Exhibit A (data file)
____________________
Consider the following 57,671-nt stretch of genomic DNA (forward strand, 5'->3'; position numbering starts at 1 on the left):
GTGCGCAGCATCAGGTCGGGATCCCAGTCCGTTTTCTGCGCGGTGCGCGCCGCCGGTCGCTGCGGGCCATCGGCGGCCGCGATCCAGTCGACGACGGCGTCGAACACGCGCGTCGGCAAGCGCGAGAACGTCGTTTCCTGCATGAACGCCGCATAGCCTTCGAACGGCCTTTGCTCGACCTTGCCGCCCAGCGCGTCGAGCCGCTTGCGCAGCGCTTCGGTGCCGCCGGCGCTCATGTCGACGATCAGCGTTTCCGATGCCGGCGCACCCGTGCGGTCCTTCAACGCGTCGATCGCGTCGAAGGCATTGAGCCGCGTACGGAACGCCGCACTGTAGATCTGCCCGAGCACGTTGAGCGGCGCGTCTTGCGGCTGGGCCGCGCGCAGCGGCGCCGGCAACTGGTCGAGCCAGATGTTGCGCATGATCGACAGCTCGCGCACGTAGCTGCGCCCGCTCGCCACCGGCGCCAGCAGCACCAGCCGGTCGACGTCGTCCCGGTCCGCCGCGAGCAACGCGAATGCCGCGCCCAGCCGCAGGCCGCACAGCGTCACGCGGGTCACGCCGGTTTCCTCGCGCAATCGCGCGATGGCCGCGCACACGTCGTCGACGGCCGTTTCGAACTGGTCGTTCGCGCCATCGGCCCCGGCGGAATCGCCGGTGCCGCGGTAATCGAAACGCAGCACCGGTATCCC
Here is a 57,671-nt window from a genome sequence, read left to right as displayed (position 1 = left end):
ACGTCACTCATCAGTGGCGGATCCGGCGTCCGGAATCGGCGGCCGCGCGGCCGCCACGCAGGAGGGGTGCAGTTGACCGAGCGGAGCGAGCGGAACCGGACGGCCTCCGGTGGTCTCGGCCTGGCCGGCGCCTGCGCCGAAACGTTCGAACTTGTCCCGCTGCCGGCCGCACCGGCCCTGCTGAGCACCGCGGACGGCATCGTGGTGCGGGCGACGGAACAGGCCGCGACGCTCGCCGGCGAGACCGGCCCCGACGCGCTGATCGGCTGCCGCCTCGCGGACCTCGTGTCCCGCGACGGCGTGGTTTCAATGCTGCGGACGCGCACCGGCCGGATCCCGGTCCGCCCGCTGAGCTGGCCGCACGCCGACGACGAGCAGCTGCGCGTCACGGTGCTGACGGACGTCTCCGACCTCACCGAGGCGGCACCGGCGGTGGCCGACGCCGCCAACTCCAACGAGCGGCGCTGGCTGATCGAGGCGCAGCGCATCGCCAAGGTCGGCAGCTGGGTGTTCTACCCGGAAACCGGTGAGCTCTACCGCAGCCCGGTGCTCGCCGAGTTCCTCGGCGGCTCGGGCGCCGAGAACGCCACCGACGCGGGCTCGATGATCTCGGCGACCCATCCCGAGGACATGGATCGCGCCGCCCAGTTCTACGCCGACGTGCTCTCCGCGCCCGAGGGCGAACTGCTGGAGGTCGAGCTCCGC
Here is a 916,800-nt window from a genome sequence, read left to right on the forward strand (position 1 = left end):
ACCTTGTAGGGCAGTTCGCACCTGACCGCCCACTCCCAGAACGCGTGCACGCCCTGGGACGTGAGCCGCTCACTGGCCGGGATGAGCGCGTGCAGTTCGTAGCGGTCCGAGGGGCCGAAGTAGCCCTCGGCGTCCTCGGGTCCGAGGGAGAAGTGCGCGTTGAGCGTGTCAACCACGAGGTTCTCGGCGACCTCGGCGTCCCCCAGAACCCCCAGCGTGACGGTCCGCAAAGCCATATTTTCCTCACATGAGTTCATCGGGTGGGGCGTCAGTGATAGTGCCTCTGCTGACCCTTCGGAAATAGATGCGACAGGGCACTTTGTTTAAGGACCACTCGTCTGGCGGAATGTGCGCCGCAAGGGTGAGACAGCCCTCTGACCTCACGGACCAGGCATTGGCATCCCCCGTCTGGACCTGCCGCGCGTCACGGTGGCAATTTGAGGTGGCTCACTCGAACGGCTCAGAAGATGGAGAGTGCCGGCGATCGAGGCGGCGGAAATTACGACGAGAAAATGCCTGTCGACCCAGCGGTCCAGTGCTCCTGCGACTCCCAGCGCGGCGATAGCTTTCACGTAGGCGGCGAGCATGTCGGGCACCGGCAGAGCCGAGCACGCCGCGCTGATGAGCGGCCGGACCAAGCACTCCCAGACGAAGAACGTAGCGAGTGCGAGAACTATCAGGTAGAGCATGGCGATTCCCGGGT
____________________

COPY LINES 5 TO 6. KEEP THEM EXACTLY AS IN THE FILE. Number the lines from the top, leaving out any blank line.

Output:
Here is a 916,800-nt window from a genome sequence, read left to right on the forward strand (position 1 = left end):
ACCTTGTAGGGCAGTTCGCACCTGACCGCCCACTCCCAGAACGCGTGCACGCCCTGGGACGTGAGCCGCTCACTGGCCGGGATGAGCGCGTGCAGTTCGTAGCGGTCCGAGGGGCCGAAGTAGCCCTCGGCGTCCTCGGGTCCGAGGGAGAAGTGCGCGTTGAGCGTGTCAACCACGAGGTTCTCGGCGACCTCGGCGTCCCCCAGAACCCCCAGCGTGACGGTCCGCAAAGCCATATTTTCCTCACATGAGTTCATCGGGTGGGGCGTCAGTGATAGTGCCTCTGCTGACCCTTCGGAAATAGATGCGACAGGGCACTTTGTTTAAGGACCACTCGTCTGGCGGAATGTGCGCCGCAAGGGTGAGACAGCCCTCTGACCTCACGGACCAGGCATTGGCATCCCCCGTCTGGACCTGCCGCGCGTCACGGTGGCAATTTGAGGTGGCTCACTCGAACGGCTCAGAAGATGGAGAGTGCCGGCGATCGAGGCGGCGGAAATTACGACGAGAAAATGCCTGTCGACCCAGCGGTCCAGTGCTCCTGCGACTCCCAGCGCGGCGATAGCTTTCACGTAGGCGGCGAGCATGTCGGGCACCGGCAGAGCCGAGCACGCCGCGCTGATGAGCGGCCGGACCAAGCACTCCCAGACGAAGAACGTAGCGAGTGCGAGAACTATCAGGTAGAGCATGGCGATTCCCGGGT